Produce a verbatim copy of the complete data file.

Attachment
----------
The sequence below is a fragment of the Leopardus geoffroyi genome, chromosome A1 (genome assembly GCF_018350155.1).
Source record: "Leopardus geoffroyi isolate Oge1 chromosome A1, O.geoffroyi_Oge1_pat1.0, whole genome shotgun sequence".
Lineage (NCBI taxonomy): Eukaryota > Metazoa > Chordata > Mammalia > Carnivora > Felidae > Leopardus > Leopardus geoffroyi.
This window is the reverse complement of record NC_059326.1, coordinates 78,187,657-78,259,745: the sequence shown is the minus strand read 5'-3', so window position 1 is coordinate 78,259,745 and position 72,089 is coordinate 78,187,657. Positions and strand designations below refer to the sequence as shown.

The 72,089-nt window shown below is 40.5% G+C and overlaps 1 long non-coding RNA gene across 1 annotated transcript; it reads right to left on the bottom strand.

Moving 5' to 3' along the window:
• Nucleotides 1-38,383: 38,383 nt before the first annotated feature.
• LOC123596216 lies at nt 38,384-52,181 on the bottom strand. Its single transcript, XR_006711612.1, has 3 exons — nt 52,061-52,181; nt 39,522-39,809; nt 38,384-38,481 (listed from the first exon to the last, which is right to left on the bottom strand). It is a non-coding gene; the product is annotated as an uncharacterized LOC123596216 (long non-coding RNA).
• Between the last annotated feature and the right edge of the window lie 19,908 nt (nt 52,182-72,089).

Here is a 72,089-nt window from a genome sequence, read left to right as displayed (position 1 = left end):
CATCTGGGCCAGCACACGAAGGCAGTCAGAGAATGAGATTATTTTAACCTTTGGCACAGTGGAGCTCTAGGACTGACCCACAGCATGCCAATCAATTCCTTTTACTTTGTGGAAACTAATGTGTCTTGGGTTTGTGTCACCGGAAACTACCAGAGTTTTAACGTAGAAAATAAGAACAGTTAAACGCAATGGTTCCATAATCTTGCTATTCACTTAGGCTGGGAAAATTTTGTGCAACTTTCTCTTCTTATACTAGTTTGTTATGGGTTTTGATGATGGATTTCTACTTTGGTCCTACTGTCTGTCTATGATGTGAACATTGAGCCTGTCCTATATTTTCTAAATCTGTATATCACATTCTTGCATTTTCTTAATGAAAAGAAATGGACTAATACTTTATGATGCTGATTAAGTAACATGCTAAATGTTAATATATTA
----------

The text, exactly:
The sequence below is a fragment of the Leopardus geoffroyi genome, chromosome A1 (genome assembly GCF_018350155.1).
Source record: "Leopardus geoffroyi isolate Oge1 chromosome A1, O.geoffroyi_Oge1_pat1.0, whole genome shotgun sequence".
Lineage (NCBI taxonomy): Eukaryota > Metazoa > Chordata > Mammalia > Carnivora > Felidae > Leopardus > Leopardus geoffroyi.
This window is the reverse complement of record NC_059326.1, coordinates 78,187,657-78,259,745: the sequence shown is the minus strand read 5'-3', so window position 1 is coordinate 78,259,745 and position 72,089 is coordinate 78,187,657. Positions and strand designations below refer to the sequence as shown.

The 72,089-nt window shown below is 40.5% G+C and overlaps 1 long non-coding RNA gene across 1 annotated transcript; it reads right to left on the bottom strand.

Moving 5' to 3' along the window:
• Nucleotides 1-38,383: 38,383 nt before the first annotated feature.
• LOC123596216 lies at nt 38,384-52,181 on the bottom strand. Its single transcript, XR_006711612.1, has 3 exons — nt 52,061-52,181; nt 39,522-39,809; nt 38,384-38,481 (listed from the first exon to the last, which is right to left on the bottom strand). It is a non-coding gene; the product is annotated as an uncharacterized LOC123596216 (long non-coding RNA).
• Between the last annotated feature and the right edge of the window lie 19,908 nt (nt 52,182-72,089).

Here is a 72,089-nt window from a genome sequence, read left to right as displayed (position 1 = left end):
CATCTGGGCCAGCACACGAAGGCAGTCAGAGAATGAGATTATTTTAACCTTTGGCACAGTGGAGCTCTAGGACTGACCCACAGCATGCCAATCAATTCCTTTTACTTTGTGGAAACTAATGTGTCTTGGGTTTGTGTCACCGGAAACTACCAGAGTTTTAACGTAGAAAATAAGAACAGTTAAACGCAATGGTTCCATAATCTTGCTATTCACTTAGGCTGGGAAAATTTTGTGCAACTTTCTCTTCTTATACTAGTTTGTTATGGGTTTTGATGATGGATTTCTACTTTGGTCCTACTGTCTGTCTATGATGTGAACATTGAGCCTGTCCTATATTTTCTAAATCTGTATATCACATTCTTGCATTTTCTTAATGAAAAGAAATGGACTAATACTTTATGATGCTGATTAAGTAACATGCTAAATGTTAATATATTA